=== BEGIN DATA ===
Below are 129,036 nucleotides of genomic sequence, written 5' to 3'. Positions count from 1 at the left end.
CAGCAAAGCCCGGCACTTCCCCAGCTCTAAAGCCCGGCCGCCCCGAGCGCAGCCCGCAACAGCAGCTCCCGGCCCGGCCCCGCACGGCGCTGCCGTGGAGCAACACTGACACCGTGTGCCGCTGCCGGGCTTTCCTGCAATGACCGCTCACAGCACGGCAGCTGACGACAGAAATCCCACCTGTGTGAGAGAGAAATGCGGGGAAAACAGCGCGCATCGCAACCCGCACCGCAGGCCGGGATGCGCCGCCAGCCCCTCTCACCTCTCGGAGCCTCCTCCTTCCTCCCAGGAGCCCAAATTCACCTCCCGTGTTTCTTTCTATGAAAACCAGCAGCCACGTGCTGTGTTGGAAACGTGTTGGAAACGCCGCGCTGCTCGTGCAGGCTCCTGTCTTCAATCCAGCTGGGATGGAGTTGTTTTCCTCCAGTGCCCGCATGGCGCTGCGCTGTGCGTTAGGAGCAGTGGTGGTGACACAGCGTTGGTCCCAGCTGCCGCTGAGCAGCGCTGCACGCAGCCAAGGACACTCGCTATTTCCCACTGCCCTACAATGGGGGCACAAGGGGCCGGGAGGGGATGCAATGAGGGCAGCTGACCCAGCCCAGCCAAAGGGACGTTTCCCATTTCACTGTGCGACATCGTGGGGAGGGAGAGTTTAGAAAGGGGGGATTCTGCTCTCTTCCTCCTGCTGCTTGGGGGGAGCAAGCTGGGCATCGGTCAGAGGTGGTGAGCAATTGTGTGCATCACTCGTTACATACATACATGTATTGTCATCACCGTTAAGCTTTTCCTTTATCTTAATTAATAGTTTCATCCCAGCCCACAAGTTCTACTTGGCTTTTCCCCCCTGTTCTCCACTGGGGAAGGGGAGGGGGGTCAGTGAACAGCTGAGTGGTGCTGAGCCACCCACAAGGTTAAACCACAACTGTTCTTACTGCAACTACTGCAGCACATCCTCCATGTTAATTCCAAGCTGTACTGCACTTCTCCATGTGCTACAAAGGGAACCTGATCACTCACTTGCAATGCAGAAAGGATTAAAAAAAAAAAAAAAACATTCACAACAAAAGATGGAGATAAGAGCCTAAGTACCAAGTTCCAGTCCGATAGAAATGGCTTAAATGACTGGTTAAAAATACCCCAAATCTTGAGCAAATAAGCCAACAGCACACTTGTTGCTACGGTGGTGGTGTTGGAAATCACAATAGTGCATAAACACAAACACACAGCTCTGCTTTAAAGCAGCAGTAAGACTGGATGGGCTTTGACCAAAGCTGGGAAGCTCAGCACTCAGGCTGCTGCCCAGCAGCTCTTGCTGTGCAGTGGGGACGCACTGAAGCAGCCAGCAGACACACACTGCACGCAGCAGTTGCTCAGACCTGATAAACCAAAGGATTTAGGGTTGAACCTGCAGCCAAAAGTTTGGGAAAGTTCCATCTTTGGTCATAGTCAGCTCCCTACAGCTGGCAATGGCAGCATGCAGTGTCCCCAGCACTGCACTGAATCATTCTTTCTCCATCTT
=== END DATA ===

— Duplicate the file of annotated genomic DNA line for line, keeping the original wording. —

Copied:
Below are 129,036 nucleotides of genomic sequence, written 5' to 3'. Positions count from 1 at the left end.
CAGCAAAGCCCGGCACTTCCCCAGCTCTAAAGCCCGGCCGCCCCGAGCGCAGCCCGCAACAGCAGCTCCCGGCCCGGCCCCGCACGGCGCTGCCGTGGAGCAACACTGACACCGTGTGCCGCTGCCGGGCTTTCCTGCAATGACCGCTCACAGCACGGCAGCTGACGACAGAAATCCCACCTGTGTGAGAGAGAAATGCGGGGAAAACAGCGCGCATCGCAACCCGCACCGCAGGCCGGGATGCGCCGCCAGCCCCTCTCACCTCTCGGAGCCTCCTCCTTCCTCCCAGGAGCCCAAATTCACCTCCCGTGTTTCTTTCTATGAAAACCAGCAGCCACGTGCTGTGTTGGAAACGTGTTGGAAACGCCGCGCTGCTCGTGCAGGCTCCTGTCTTCAATCCAGCTGGGATGGAGTTGTTTTCCTCCAGTGCCCGCATGGCGCTGCGCTGTGCGTTAGGAGCAGTGGTGGTGACACAGCGTTGGTCCCAGCTGCCGCTGAGCAGCGCTGCACGCAGCCAAGGACACTCGCTATTTCCCACTGCCCTACAATGGGGGCACAAGGGGCCGGGAGGGGATGCAATGAGGGCAGCTGACCCAGCCCAGCCAAAGGGACGTTTCCCATTTCACTGTGCGACATCGTGGGGAGGGAGAGTTTAGAAAGGGGGGATTCTGCTCTCTTCCTCCTGCTGCTTGGGGGGAGCAAGCTGGGCATCGGTCAGAGGTGGTGAGCAATTGTGTGCATCACTCGTTACATACATACATGTATTGTCATCACCGTTAAGCTTTTCCTTTATCTTAATTAATAGTTTCATCCCAGCCCACAAGTTCTACTTGGCTTTTCCCCCCTGTTCTCCACTGGGGAAGGGGAGGGGGGTCAGTGAACAGCTGAGTGGTGCTGAGCCACCCACAAGGTTAAACCACAACTGTTCTTACTGCAACTACTGCAGCACATCCTCCATGTTAATTCCAAGCTGTACTGCACTTCTCCATGTGCTACAAAGGGAACCTGATCACTCACTTGCAATGCAGAAAGGATTAAAAAAAAAAAAAAAACATTCACAACAAAAGATGGAGATAAGAGCCTAAGTACCAAGTTCCAGTCCGATAGAAATGGCTTAAATGACTGGTTAAAAATACCCCAAATCTTGAGCAAATAAGCCAACAGCACACTTGTTGCTACGGTGGTGGTGTTGGAAATCACAATAGTGCATAAACACAAACACACAGCTCTGCTTTAAAGCAGCAGTAAGACTGGATGGGCTTTGACCAAAGCTGGGAAGCTCAGCACTCAGGCTGCTGCCCAGCAGCTCTTGCTGTGCAGTGGGGACGCACTGAAGCAGCCAGCAGACACACACTGCACGCAGCAGTTGCTCAGACCTGATAAACCAAAGGATTTAGGGTTGAACCTGCAGCCAAAAGTTTGGGAAAGTTCCATCTTTGGTCATAGTCAGCTCCCTACAGCTGGCAATGGCAGCATGCAGTGTCCCCAGCACTGCACTGAATCATTCTTTCTCCATCTT